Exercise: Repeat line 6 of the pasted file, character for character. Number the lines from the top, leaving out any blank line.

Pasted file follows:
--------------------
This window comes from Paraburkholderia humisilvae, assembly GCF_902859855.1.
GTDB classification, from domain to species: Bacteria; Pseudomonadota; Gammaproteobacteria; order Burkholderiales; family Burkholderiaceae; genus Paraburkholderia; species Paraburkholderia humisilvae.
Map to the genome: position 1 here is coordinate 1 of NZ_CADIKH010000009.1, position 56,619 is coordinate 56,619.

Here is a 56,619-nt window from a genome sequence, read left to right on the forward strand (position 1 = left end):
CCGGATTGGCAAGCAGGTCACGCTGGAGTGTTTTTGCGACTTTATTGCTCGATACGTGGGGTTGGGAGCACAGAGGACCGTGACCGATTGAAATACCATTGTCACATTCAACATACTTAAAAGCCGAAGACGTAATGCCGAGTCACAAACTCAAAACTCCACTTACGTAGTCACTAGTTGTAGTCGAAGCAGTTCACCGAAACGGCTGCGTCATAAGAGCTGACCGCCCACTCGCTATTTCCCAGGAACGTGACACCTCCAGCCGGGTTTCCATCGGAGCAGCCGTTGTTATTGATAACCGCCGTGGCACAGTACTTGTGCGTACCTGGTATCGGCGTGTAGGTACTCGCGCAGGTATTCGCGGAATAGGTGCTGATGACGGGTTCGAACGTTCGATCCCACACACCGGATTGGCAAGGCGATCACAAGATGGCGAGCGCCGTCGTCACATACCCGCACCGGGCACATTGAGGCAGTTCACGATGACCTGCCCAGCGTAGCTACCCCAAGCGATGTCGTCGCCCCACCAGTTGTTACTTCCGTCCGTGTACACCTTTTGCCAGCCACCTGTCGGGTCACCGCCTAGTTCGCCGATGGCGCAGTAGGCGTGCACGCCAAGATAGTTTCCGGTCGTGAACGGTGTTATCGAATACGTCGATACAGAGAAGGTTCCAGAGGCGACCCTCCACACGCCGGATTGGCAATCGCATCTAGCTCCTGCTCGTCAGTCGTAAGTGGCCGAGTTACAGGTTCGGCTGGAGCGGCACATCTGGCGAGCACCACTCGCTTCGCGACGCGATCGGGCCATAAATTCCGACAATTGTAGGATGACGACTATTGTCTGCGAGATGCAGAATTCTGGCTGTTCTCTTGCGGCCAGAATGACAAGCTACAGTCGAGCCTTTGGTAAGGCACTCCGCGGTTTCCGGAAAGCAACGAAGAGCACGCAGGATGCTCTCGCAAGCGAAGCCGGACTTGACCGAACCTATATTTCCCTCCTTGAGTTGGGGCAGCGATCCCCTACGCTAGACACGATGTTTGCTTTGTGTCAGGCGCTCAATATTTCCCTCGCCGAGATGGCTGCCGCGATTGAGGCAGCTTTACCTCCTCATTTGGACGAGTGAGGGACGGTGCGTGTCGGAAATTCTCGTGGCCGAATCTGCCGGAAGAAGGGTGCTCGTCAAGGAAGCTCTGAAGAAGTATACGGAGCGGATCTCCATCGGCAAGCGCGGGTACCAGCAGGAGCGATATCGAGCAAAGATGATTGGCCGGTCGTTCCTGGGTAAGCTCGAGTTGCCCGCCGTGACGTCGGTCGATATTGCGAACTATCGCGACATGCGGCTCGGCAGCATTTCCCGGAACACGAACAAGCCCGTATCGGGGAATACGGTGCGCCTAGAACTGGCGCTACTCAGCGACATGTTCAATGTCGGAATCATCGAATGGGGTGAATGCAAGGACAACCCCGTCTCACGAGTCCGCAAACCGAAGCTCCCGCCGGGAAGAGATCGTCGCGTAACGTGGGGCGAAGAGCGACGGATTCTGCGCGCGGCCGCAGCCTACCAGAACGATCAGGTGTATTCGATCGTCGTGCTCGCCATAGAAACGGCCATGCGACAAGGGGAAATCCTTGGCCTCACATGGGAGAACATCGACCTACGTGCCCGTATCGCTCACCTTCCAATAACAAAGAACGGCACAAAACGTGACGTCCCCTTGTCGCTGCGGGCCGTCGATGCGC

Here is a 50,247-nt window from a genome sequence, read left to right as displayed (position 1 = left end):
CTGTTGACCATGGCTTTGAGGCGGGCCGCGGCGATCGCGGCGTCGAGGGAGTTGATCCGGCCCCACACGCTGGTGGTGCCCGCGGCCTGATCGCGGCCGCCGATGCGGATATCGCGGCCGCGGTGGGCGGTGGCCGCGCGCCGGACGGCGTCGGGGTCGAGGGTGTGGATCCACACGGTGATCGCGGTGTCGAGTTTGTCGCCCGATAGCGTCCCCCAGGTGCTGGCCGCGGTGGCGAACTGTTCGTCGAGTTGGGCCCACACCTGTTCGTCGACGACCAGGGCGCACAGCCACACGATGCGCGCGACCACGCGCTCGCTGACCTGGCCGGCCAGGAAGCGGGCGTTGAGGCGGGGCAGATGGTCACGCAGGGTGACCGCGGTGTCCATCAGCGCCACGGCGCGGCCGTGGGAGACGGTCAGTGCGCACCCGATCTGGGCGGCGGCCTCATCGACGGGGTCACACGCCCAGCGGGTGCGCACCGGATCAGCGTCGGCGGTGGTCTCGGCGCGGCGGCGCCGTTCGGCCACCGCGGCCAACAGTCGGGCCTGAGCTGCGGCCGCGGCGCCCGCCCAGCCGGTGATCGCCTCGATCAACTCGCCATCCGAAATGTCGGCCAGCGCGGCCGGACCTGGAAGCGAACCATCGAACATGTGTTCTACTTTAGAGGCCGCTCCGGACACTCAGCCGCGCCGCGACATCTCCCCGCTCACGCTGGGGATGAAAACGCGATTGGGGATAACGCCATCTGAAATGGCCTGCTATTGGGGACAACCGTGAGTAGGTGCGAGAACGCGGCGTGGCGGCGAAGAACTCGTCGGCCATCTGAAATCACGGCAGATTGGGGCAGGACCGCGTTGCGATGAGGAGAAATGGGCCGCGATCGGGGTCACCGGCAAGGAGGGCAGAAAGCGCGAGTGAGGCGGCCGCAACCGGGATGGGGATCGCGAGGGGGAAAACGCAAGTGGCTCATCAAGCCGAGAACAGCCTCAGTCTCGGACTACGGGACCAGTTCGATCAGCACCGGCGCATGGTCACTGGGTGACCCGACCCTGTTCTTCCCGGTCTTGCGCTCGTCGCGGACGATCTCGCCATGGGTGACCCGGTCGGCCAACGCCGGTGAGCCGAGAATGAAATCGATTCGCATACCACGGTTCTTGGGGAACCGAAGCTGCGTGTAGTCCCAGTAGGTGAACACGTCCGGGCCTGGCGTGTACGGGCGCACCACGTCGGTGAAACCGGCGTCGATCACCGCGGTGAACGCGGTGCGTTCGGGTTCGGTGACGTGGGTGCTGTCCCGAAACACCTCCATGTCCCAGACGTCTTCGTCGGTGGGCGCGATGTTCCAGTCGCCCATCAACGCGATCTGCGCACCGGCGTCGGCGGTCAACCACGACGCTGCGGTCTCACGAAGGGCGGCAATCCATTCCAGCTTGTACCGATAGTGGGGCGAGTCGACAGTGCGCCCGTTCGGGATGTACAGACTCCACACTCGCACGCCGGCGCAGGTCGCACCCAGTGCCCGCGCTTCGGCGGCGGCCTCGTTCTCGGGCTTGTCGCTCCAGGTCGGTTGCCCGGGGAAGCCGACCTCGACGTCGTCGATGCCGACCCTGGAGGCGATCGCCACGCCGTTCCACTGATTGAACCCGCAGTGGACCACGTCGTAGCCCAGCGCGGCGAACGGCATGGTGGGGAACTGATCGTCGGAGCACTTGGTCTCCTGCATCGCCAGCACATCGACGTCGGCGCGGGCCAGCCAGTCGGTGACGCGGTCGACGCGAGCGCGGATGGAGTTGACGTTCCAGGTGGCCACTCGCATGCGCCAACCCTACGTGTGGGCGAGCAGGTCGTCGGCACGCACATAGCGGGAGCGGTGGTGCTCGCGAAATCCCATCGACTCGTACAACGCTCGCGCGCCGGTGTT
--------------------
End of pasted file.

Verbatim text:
Here is a 50,247-nt window from a genome sequence, read left to right as displayed (position 1 = left end):